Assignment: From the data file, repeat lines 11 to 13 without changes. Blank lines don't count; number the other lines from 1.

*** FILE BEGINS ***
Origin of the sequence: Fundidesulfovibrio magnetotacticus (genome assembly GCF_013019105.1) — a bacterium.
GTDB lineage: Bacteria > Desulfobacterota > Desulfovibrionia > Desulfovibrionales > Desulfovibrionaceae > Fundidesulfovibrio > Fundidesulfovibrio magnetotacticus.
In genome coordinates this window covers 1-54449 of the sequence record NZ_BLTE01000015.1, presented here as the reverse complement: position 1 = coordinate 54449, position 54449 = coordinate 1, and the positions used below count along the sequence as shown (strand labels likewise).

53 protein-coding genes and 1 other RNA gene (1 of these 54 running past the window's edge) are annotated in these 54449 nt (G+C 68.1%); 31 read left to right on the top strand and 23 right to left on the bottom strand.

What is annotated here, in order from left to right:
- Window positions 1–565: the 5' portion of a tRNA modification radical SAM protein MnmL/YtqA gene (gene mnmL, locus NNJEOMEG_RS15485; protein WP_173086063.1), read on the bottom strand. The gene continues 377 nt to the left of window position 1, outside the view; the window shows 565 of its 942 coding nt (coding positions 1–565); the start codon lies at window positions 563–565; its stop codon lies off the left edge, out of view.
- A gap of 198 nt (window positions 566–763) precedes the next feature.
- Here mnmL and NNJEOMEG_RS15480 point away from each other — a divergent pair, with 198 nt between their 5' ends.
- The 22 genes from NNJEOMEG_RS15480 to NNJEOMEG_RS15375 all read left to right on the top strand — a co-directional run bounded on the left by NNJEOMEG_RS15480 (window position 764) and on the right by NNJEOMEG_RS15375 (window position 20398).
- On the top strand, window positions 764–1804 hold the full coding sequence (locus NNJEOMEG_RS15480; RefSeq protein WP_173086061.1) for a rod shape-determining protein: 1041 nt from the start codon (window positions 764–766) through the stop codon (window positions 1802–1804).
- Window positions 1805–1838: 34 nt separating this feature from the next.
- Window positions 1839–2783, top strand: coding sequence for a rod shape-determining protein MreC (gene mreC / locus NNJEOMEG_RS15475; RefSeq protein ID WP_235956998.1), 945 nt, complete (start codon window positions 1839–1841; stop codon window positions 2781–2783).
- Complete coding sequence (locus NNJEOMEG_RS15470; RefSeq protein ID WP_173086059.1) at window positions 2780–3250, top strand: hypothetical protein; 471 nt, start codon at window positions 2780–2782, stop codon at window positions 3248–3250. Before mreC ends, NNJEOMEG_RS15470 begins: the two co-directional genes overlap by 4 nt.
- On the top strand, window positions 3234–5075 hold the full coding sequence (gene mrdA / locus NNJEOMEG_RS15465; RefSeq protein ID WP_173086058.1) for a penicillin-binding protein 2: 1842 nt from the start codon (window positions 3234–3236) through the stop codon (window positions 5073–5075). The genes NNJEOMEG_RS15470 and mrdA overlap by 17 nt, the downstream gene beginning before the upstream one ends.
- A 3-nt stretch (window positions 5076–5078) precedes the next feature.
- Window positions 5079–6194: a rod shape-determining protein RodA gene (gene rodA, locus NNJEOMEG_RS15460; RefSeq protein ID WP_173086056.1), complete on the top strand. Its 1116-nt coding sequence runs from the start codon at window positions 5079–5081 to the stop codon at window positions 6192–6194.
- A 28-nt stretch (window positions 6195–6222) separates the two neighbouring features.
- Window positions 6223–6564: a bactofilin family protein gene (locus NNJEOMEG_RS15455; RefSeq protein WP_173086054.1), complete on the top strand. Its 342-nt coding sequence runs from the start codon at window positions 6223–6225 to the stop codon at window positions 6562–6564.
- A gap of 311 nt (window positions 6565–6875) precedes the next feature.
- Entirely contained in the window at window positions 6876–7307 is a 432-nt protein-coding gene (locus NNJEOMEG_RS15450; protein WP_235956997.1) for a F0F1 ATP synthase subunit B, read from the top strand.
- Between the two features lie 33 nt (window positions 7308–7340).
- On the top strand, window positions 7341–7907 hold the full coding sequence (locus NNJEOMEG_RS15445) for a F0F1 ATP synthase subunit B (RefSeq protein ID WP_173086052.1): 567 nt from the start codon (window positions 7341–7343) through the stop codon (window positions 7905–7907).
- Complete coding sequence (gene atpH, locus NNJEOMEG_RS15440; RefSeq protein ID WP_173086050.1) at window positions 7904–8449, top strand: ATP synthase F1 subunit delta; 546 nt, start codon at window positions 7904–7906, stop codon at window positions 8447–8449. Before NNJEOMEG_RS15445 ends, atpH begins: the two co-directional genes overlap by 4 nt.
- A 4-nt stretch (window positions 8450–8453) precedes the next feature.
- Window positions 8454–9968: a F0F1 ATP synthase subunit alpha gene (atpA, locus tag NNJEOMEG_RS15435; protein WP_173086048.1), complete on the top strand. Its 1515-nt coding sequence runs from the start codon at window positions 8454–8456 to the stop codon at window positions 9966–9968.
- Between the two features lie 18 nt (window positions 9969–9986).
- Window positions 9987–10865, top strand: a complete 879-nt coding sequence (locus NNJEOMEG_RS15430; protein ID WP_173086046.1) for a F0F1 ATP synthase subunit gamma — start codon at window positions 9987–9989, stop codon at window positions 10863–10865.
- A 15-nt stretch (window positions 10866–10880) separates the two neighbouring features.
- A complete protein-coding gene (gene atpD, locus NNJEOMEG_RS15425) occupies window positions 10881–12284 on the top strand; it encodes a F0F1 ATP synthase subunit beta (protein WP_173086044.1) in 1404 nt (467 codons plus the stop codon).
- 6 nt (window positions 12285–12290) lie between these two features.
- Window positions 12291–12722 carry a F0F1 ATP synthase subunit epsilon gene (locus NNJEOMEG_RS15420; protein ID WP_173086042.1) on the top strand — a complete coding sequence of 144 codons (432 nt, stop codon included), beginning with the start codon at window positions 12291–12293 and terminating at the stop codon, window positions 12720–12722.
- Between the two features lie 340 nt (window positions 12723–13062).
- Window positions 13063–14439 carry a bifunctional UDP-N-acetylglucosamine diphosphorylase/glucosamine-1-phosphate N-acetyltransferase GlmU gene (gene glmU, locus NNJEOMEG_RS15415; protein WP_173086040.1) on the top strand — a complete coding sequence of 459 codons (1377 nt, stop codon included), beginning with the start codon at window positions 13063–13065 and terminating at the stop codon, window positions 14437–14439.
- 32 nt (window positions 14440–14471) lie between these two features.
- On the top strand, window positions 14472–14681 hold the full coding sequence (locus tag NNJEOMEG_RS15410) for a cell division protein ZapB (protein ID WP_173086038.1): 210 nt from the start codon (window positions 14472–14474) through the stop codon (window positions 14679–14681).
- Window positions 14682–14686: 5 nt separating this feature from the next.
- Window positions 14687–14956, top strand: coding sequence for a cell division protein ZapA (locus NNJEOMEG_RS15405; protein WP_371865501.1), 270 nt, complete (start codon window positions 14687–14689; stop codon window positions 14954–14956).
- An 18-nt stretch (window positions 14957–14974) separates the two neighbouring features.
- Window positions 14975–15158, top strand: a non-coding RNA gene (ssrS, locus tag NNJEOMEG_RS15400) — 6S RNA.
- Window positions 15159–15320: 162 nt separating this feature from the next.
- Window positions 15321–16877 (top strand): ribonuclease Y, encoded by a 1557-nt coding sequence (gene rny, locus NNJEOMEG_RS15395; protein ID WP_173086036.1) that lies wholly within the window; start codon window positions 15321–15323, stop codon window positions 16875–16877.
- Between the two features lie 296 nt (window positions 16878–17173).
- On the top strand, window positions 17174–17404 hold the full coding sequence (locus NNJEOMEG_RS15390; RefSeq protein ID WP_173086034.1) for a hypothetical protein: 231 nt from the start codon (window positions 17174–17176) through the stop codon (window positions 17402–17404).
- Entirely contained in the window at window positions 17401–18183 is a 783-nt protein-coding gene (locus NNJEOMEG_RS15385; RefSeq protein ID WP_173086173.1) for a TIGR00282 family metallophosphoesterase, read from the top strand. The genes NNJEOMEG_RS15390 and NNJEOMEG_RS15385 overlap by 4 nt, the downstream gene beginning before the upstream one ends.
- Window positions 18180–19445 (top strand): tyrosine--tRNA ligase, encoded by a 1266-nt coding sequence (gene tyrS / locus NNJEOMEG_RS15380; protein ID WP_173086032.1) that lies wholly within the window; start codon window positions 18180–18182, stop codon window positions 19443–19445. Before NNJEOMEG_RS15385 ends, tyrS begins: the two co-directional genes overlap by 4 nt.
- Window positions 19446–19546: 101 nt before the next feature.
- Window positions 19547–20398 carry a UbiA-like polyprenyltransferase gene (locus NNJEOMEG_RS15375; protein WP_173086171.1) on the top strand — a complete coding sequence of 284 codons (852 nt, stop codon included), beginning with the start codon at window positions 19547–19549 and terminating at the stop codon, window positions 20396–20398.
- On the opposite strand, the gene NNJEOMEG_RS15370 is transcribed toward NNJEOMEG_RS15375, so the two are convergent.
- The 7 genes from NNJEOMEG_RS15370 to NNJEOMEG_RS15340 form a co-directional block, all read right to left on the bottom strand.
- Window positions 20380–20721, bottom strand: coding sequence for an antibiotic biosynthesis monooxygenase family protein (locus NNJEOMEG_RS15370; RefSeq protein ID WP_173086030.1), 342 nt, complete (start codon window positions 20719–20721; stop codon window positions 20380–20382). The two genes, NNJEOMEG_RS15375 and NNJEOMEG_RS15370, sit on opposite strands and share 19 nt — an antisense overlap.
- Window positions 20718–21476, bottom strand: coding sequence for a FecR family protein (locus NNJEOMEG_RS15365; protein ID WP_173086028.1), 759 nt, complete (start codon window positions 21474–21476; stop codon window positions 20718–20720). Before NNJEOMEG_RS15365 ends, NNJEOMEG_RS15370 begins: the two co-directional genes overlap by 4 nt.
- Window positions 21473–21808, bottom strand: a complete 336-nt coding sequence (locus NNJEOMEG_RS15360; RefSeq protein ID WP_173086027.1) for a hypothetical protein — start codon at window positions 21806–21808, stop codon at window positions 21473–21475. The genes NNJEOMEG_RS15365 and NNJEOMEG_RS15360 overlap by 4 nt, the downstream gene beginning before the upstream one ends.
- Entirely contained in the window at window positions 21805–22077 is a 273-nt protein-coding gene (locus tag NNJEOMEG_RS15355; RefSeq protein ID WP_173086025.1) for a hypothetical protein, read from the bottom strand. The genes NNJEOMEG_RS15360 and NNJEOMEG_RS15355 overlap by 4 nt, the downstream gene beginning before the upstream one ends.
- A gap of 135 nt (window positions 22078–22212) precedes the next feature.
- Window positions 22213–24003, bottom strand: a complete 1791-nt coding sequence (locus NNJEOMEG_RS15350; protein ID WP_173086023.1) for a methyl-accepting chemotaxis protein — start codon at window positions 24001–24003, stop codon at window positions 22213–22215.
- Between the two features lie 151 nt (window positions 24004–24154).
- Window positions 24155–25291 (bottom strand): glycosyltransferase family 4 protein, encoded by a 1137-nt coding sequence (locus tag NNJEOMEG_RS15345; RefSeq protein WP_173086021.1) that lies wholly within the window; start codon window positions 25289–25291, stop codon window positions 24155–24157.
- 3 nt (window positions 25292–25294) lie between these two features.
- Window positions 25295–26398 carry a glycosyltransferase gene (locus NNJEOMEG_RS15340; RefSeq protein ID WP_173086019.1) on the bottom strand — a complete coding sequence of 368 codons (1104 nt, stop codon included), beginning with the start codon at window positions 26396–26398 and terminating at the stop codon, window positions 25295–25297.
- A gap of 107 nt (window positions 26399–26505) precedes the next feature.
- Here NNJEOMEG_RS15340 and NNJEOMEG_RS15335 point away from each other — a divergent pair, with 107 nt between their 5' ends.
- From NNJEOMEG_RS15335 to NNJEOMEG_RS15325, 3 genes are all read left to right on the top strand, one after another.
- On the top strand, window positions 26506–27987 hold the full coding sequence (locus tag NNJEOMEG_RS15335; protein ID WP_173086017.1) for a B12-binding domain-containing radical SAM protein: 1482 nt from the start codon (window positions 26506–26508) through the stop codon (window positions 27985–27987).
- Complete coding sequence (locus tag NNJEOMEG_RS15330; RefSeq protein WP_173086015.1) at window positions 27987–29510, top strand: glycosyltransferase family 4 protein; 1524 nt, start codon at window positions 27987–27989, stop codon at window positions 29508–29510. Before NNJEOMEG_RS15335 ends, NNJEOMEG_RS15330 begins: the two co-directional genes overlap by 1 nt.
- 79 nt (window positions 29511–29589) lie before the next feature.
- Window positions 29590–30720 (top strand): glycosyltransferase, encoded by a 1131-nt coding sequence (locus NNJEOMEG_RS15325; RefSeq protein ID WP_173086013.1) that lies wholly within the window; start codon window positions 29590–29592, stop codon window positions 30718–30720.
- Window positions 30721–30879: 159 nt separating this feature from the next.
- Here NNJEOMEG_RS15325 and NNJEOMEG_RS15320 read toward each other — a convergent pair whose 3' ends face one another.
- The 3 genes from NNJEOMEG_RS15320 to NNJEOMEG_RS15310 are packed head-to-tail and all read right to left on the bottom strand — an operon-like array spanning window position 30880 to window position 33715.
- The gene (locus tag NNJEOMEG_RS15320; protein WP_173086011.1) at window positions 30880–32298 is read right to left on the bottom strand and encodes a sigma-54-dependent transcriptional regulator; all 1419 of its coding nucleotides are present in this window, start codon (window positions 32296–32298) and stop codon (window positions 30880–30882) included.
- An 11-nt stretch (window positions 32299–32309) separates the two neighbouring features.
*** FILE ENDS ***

- Window positions 1805–1838: 34 nt separating this feature from the next.
- Window positions 1839–2783, top strand: coding sequence for a rod shape-determining protein MreC (gene mreC / locus NNJEOMEG_RS15475; RefSeq protein ID WP_235956998.1), 945 nt, complete (start codon window positions 1839–1841; stop codon window positions 2781–2783).
- Complete coding sequence (locus NNJEOMEG_RS15470; RefSeq protein ID WP_173086059.1) at window positions 2780–3250, top strand: hypothetical protein; 471 nt, start codon at window positions 2780–2782, stop codon at window positions 3248–3250. Before mreC ends, NNJEOMEG_RS15470 begins: the two co-directional genes overlap by 4 nt.